Before the coup, it was true, Honduras had been run by corrupt oligarchs. But "the forces of complete corruption remained at bay. "The coup precipitated a rapid downward spiral that cast Hondurans into a maelstrom of repression, violence, and increasing poverty. "The murder rate shot to the world's highest. "In response to their country's devastation, hundreds of thousands of Hondurans fled the country and traveled north in the worst of dangerous circumstances."

The fact is, US complicity with the coup, whether before or after the fact, made a rotten situation much worse.

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It was in the homes of peasants that I met the same kindly Jesus I'd encountered 30 years earlier in Sunday School, a humble, loving human being. Of all people, the tough-guy novelist Norman Mailer wrote a 1997 novel titled The Gospel According to the Son. Jesus is the first-person narrator who says this in the closing lines of the book:

"[W]ho but Satan would wish to tell us that our way should be easy? For love is not the sure path that will take us to our good end, but is instead the reward we receive at the end of the hard road that is our life and the days of our life. So I think often of the hope that is hidden in the faces of the poor. Then from the depth of my sorrow wells up an immutable compassion, and I find the will to live again and rejoice."

Mailer begins his audacious "gospel" by having his Jesus tell us the gospel of Mark "has much exaggeration," while those of Matthew, Luke and John "gave me words I never uttered and described me as gentle when I was pale with rage." Mailer made a career out of being audacious, so why not an equally fictional gospel for our age?

The people I met in El Salvador felt a strong loyalty to the Jesus of Liberation Theology; this is a Jesus who stands in direct opposition to the imperial Jesus familiar to followers of the American fundamentalist right. In a tiny, densely-populated nation like El Salvador, a similar entrenched rightist theology is ingrained in the formal, conservative church of large, ornate cathedrals with priests wearing crinkly, golden vestments and fancy hats; this is a church powerfully linked with the most wealthy and conservative elements of society. In El Salvador, it was "the 14 families," which refers to the oligarchy that controlled El Salvador during the 19th and 20th centuries; it also may have something to do with the 14 regional "departments" the nation is broken into. This oligarchy has been historically closely aligned with the United States and consistently oppressed the poor, taking the most arable land by force and using violence to get its way. Priests told the peasantry that life was about suffering, and if one lived a good, obedient life, one would go to Heaven where there would be no more suffering. Asking for a better life while one was still alive was frowned upon, and if one did raise one's voice, well, there were always the cruel men with guns those "masked men throwing truth into a well" Lars wrote of. According to Wikipedia, "Eight business conglomerates now dominate economic life in El Salvador." They are, of course, linked with powerful forces in North America.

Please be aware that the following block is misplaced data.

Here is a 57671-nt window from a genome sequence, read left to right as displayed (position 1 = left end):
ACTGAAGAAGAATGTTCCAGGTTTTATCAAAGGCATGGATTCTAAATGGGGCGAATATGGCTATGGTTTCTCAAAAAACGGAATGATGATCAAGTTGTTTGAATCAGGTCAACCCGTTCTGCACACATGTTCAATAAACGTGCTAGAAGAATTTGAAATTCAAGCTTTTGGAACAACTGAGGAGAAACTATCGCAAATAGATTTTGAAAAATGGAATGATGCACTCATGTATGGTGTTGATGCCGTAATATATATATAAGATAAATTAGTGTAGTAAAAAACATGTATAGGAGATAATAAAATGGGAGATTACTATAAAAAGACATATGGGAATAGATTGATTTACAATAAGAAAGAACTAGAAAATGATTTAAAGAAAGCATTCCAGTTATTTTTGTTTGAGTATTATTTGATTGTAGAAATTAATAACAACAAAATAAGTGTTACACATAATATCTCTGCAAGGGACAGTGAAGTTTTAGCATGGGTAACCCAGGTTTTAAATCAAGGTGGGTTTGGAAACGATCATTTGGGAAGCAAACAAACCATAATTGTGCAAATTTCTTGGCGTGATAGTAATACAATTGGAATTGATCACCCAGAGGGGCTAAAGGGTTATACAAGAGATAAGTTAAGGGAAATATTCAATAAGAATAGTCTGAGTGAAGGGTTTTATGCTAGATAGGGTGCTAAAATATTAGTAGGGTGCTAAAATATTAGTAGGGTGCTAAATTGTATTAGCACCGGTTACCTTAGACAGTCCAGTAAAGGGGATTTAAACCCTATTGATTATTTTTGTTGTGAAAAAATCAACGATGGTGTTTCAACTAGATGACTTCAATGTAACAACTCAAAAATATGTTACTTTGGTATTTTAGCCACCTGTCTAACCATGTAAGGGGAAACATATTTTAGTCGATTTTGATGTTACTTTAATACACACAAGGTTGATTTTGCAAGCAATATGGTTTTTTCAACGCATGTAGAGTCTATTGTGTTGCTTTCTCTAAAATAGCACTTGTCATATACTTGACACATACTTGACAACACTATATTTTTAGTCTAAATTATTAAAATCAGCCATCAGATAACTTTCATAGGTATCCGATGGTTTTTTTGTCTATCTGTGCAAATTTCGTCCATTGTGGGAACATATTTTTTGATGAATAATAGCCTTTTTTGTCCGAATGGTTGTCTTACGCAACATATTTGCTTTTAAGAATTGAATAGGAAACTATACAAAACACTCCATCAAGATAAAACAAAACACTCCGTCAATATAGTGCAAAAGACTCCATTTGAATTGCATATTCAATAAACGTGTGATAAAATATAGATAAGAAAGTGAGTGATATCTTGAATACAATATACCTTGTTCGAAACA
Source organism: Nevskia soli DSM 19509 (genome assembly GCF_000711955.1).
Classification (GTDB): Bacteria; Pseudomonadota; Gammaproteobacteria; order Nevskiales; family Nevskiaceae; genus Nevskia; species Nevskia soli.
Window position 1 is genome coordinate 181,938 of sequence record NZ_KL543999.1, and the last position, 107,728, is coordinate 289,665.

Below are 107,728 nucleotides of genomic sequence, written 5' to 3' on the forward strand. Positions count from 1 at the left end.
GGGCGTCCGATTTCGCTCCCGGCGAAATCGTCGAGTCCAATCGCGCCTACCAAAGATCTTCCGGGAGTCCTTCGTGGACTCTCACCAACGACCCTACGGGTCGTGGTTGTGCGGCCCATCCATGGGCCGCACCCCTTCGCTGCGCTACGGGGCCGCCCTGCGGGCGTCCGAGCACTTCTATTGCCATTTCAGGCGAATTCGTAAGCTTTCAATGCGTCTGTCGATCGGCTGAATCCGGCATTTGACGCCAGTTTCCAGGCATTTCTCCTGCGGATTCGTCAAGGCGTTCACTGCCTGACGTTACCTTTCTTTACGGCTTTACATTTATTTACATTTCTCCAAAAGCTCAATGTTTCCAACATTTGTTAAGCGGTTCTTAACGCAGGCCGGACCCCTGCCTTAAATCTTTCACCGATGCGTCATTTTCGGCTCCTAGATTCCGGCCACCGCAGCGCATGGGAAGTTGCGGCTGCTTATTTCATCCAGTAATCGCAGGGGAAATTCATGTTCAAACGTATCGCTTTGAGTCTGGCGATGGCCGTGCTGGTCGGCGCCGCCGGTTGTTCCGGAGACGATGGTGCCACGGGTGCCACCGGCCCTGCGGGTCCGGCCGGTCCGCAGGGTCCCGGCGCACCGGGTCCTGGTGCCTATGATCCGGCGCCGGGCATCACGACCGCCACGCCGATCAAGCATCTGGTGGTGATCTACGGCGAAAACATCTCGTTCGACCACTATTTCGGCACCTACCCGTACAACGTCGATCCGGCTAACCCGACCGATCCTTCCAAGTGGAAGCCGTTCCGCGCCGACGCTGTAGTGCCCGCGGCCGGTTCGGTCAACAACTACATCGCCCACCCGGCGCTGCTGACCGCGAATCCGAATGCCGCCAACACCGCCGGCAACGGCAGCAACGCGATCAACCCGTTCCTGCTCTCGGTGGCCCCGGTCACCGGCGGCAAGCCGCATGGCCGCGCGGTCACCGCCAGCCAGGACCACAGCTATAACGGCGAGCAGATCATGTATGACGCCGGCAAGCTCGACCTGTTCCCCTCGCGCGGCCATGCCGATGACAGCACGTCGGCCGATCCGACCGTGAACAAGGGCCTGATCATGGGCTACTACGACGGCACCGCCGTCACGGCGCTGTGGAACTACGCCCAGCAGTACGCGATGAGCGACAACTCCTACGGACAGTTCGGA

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I'm a 72-year-old American who served in Vietnam as a naive 19-year-old. From that moment on, I've been studying and re-thinking what US counter-insurgency war means. I live outside of Philadelphia, where I'm a writer, photographer and political (more...)